From the moment we knew the Silver Arrows would dominate this season, the comparisons between Rosberg/Hamilton and Alain Prost/Ayrton Senna started in earnest. While that is primarily down to the driving style of the pair, it is perhaps a more apt comparison because of the fact that this may well be the season and rivalry both men are remembered for. It has been a contest between one man who has been constantly overshadowed in his career and another who has so far been able to achieve the multiple world championships his incredible talent suggests he could. Both can rectify those statements this season, but only one of them will.
Despite Rosberg's upbringing arguably making his passage to motor racing easier - a point brought up by Hamilton earlier in this title fight - nothing has been handed to him since he arrived in F1. It is easy to forget the prospect Rosberg was in 2006, coming into the sport as the reigning GP2 champion and setting the fastest lap on his debut in Bahrain. But years of toil at a largely uncompetitive Williams preceded his move to Mercedes in 2010, where his consistent ability to beat Michael Schumacher was often waved away with the caveat that the seven-time world champion had lost his edge after three years away from F1.
Clearly Rosberg was underestimated coming into this season by many observers. But his lead in the title race this season is down to two things; his consistency across the season and, most of all, the fact Hamilton has had more reliability issues. The latter is harsh on a man leading the world championship but it is also true; Rosberg is yet to turn in a "champion's drive" like we saw from Hamilton in Bahrain, Germany and Hungary. His victories have come on the back of the strength of his Mercedes. Even Rosberg's best drive of the season in Monaco was overshadowed by his controversial mistake in qualifying, the moment which has swung momentum in his favour more than any other in 2014.
The fact that his question "Why isn't he letting me through?" to the Mercedes pit wall in Hungary was broadcast to the watching world only strengthens the argument Rosberg is succeeding because of the car this year, rather than on merit by outdriving Hamilton on the track. It is another example of Rosberg being overshadowed by the fortunes of his team-mate alongside him. The only way Rosberg can emerge from those shadows in 2014 is with a couple of championship drives of his own, anything less and the charge he only won because of the car beneath him would remain.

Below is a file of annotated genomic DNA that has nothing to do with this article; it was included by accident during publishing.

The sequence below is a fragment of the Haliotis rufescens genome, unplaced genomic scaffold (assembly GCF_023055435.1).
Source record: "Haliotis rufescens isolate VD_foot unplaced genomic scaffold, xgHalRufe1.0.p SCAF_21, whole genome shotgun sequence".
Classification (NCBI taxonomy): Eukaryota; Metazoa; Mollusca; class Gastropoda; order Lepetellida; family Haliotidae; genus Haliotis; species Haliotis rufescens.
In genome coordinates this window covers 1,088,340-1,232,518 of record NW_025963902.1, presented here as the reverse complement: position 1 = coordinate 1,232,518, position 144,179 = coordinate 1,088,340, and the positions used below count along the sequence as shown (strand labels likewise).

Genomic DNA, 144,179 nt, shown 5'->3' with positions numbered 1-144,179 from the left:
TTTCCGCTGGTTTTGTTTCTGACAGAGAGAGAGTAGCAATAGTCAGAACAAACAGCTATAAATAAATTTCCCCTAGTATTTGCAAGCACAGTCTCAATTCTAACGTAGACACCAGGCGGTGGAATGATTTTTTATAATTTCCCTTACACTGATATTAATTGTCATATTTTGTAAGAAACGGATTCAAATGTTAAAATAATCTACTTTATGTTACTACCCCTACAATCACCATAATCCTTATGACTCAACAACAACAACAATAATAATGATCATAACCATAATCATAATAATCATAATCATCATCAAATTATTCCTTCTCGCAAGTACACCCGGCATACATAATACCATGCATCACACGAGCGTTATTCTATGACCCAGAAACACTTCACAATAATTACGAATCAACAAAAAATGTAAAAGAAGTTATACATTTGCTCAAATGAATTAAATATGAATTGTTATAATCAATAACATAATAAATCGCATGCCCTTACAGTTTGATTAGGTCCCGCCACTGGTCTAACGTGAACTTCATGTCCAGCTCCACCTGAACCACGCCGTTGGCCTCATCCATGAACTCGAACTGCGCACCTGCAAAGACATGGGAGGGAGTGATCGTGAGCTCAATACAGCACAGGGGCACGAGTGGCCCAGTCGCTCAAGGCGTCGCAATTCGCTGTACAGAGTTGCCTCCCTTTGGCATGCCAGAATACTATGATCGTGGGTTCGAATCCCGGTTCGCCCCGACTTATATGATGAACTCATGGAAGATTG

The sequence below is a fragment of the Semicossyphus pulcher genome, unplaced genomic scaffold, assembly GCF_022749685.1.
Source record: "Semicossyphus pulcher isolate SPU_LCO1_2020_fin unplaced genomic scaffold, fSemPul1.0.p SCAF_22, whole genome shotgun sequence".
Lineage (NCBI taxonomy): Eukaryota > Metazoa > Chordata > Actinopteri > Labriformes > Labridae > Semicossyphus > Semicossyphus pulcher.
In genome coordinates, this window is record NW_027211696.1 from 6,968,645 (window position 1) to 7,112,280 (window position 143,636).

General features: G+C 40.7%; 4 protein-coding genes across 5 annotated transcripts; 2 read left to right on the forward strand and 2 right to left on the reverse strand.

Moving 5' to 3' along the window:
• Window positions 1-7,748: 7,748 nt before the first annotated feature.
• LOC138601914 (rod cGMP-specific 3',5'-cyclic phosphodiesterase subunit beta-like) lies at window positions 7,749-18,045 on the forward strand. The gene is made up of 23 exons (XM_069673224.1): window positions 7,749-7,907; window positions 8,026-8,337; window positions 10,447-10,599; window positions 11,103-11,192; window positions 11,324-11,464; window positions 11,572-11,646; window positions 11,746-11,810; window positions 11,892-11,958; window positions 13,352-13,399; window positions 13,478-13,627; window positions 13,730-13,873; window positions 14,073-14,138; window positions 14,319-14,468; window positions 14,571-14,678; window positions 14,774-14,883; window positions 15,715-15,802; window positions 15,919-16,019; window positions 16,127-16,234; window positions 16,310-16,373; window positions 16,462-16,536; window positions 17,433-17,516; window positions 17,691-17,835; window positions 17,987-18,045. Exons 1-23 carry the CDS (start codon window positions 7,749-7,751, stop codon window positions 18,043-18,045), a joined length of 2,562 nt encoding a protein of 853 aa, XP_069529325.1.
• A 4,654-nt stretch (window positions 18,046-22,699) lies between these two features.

By contrast, it is perhaps brave to suggest a character like Hamilton would be defined by one season in F1. But this is not just any old season for him - this is the season he has been begging for since winning the title in 2008. McLaren gave him a dud to defend his title in 2009. Costly collisions and a car which faded put paid to his title ambitions in 2010, while his hopes in 2012 were again limited by his car - prompting the decision to move to Mercedes. As he said at the beginning of the year, this season is his best chance for world title number two. It's as good a chance as he's ever going to get.
And yet, it's not been the cakewalk he or some others may have predicted. At the start of the year the title seemed Hamilton's to lose, especially considering how he beat out Rosberg in his debut Mercedes season and for much of the opening weekend in Melbourne. Up until the Spanish Grand Prix that one-sided affair was going to script, with four straight victories for Hamilton after Rosberg won the season opener after his team-mate retired early on.
However, 11 races into a season he was supposed to be walking away with and Hamilton trails by 11 points, forced into a position of chaser which he openly admits is his preference. Whether he enjoys being hunter or not, failing to emerge from 2014 as world champion in such a dominant car would be a huge blot on Hamilton's legacy. He would go from a man never given the tools to the multiple titles he deserves to a man who could not get the job done when he did.
Hamilton has had the lion's share of bad luck for Mercedes. His gremlins in Australia, Canada, Germany and Hungary were all costly at different points of those race weekends, but prompted heroic charges through the field on the latter two occasions. Drives such as the ones we saw at the Nurburgring and Hungaroring define a champion, great examples of him putting it all on the line when the chips are down, something which has earned Hamilton plaudits across the world since his debut in 2007. Yet all of these drives will be for nought if he does not win the title.
Of course Hamilton's bad luck may well be the main factor to cost him the title this year. He may even lose it in the controversial double points finale. But as we have seen time and time again from Hamilton, not just this season but throughout his career, he is not always the best at making things easy for himself - the final laps of the 2008 Brazilian Grand Prix are painful reminders of that. His meltdown in Monaco and his qualifying blunder in Britain were both examples of the mental strain getting the better of him this season. Anyone thinking Hamilton does not have another moment like that left in him this year is guilty of wishful thinking.
If he were to lose the title in those circumstances, Hungary's team orders controversy and his bad luck this season would always give his fans the comfort of believing he was the victim of a German conspiracy (orchestrated by his British-based team) but the fact would remain; Hamilton did not deliver a second world title when he finally had the car to do so.